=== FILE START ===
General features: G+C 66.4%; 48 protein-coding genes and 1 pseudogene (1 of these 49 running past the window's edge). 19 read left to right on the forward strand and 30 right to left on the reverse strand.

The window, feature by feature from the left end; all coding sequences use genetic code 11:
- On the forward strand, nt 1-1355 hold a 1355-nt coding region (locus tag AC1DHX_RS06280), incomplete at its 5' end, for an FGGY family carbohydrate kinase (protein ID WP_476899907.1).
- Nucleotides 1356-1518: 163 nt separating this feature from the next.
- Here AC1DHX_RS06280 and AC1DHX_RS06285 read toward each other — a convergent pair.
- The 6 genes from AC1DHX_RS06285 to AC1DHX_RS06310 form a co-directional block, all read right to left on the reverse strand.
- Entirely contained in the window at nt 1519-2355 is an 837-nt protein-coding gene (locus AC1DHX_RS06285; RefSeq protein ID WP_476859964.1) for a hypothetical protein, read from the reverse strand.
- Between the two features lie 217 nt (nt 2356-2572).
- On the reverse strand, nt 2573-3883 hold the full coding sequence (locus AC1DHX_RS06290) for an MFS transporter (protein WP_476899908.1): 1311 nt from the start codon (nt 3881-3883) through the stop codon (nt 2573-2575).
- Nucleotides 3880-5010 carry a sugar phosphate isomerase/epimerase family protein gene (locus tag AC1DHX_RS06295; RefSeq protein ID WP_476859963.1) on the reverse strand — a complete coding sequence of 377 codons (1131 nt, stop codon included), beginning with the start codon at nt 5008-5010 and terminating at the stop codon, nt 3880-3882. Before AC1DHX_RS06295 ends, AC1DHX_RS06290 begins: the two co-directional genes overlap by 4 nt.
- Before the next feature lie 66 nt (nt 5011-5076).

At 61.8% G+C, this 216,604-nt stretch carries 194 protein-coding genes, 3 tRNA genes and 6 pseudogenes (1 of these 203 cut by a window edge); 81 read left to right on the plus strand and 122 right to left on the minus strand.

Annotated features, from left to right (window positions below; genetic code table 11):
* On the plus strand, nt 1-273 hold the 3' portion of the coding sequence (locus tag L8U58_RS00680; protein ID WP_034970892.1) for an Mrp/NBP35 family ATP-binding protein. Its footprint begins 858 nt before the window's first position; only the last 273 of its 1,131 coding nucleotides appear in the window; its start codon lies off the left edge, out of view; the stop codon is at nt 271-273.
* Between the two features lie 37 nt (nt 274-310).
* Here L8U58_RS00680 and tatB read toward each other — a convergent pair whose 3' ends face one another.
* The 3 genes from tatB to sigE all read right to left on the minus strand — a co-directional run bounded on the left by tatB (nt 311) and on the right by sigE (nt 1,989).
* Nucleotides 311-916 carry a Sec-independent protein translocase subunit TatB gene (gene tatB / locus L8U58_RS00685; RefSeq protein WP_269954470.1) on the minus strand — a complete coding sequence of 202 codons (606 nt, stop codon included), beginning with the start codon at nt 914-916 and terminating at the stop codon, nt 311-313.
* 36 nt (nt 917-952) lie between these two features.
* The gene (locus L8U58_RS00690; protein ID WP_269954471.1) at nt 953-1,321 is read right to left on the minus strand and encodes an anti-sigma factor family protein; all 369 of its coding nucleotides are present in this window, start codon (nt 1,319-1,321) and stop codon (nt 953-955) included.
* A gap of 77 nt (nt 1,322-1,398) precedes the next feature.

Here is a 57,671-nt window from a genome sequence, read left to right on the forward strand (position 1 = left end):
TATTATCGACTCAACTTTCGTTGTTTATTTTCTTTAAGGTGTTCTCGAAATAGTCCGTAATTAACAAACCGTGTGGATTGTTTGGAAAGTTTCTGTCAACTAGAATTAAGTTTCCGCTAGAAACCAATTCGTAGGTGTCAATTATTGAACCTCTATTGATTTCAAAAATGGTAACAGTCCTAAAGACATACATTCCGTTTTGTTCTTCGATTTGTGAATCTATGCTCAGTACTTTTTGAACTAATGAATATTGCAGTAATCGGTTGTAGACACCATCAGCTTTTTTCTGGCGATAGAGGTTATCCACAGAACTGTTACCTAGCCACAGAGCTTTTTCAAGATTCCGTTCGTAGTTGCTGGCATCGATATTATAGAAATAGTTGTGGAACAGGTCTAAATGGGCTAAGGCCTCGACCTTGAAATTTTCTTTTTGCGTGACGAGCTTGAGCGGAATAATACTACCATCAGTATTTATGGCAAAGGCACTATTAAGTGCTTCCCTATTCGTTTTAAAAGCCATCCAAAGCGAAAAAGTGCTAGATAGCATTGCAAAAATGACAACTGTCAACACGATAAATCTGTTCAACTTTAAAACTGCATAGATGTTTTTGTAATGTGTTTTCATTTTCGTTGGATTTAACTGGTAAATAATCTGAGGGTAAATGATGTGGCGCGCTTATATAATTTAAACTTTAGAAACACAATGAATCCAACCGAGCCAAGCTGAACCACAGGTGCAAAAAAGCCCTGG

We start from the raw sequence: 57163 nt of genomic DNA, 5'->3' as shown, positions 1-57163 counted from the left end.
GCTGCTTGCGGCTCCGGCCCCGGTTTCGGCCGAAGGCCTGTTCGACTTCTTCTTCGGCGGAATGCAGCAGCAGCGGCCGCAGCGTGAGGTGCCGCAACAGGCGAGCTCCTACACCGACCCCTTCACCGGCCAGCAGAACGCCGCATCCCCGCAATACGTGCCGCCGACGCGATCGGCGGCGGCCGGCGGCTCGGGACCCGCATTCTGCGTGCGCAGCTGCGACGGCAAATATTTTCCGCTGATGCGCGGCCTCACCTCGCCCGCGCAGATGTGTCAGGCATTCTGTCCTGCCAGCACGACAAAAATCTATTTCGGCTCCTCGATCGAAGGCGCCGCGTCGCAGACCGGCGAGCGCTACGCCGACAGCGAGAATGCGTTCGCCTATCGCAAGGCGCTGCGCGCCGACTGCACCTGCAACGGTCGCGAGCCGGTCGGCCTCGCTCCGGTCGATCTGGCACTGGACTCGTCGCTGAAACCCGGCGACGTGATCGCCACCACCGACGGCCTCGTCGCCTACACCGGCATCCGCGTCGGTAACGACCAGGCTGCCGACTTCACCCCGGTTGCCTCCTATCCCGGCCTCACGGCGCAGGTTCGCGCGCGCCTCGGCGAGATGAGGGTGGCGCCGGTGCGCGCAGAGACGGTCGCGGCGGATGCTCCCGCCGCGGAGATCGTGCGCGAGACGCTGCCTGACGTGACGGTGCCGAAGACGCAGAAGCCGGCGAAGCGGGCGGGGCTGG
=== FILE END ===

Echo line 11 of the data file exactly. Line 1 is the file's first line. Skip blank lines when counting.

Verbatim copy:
- Before the next feature lie 66 nt (nt 5011-5076).